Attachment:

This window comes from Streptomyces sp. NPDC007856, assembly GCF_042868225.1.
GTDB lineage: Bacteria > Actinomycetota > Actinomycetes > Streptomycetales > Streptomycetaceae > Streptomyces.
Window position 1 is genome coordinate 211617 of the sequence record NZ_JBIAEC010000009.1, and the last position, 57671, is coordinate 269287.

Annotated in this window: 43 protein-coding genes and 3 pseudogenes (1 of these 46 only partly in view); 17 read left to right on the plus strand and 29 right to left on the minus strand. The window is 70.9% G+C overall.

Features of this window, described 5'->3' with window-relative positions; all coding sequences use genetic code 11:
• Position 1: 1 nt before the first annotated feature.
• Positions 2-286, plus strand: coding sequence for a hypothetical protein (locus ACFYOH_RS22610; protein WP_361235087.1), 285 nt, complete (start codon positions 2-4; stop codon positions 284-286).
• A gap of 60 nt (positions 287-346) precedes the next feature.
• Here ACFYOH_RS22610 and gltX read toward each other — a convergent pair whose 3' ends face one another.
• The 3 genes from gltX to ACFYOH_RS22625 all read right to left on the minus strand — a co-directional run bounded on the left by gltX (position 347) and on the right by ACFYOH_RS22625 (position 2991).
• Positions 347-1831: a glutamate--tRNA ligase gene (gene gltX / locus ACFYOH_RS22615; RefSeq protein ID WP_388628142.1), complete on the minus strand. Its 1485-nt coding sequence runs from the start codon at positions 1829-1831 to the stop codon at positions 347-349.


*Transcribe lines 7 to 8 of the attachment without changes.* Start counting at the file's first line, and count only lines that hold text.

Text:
• Positions 2-286, plus strand: coding sequence for a hypothetical protein (locus ACFYOH_RS22610; protein WP_361235087.1), 285 nt, complete (start codon positions 2-4; stop codon positions 284-286).
• A gap of 60 nt (positions 287-346) precedes the next feature.